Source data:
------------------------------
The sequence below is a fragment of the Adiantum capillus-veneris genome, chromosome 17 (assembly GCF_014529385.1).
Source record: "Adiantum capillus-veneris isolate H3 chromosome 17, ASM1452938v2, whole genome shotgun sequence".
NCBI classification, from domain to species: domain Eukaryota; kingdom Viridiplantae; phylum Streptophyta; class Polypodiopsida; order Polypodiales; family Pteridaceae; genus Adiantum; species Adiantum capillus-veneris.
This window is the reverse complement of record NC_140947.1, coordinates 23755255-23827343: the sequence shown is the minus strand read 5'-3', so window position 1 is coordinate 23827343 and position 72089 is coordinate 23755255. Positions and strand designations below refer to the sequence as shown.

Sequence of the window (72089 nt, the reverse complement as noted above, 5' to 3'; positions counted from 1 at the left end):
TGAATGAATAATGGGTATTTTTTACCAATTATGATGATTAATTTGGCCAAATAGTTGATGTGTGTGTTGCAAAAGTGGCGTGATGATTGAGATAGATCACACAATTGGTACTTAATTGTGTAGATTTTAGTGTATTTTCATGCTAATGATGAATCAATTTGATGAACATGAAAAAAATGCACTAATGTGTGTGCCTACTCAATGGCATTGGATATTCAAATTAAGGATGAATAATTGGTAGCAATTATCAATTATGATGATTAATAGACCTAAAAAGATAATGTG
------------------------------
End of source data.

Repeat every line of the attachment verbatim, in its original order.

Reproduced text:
The sequence below is a fragment of the Adiantum capillus-veneris genome, chromosome 17 (assembly GCF_014529385.1).
Source record: "Adiantum capillus-veneris isolate H3 chromosome 17, ASM1452938v2, whole genome shotgun sequence".
NCBI classification, from domain to species: domain Eukaryota; kingdom Viridiplantae; phylum Streptophyta; class Polypodiopsida; order Polypodiales; family Pteridaceae; genus Adiantum; species Adiantum capillus-veneris.
This window is the reverse complement of record NC_140947.1, coordinates 23755255-23827343: the sequence shown is the minus strand read 5'-3', so window position 1 is coordinate 23827343 and position 72089 is coordinate 23755255. Positions and strand designations below refer to the sequence as shown.

Sequence of the window (72089 nt, the reverse complement as noted above, 5' to 3'; positions counted from 1 at the left end):
TGAATGAATAATGGGTATTTTTTACCAATTATGATGATTAATTTGGCCAAATAGTTGATGTGTGTGTTGCAAAAGTGGCGTGATGATTGAGATAGATCACACAATTGGTACTTAATTGTGTAGATTTTAGTGTATTTTCATGCTAATGATGAATCAATTTGATGAACATGAAAAAAATGCACTAATGTGTGTGCCTACTCAATGGCATTGGATATTCAAATTAAGGATGAATAATTGGTAGCAATTATCAATTATGATGATTAATAGACCTAAAAAGATAATGTG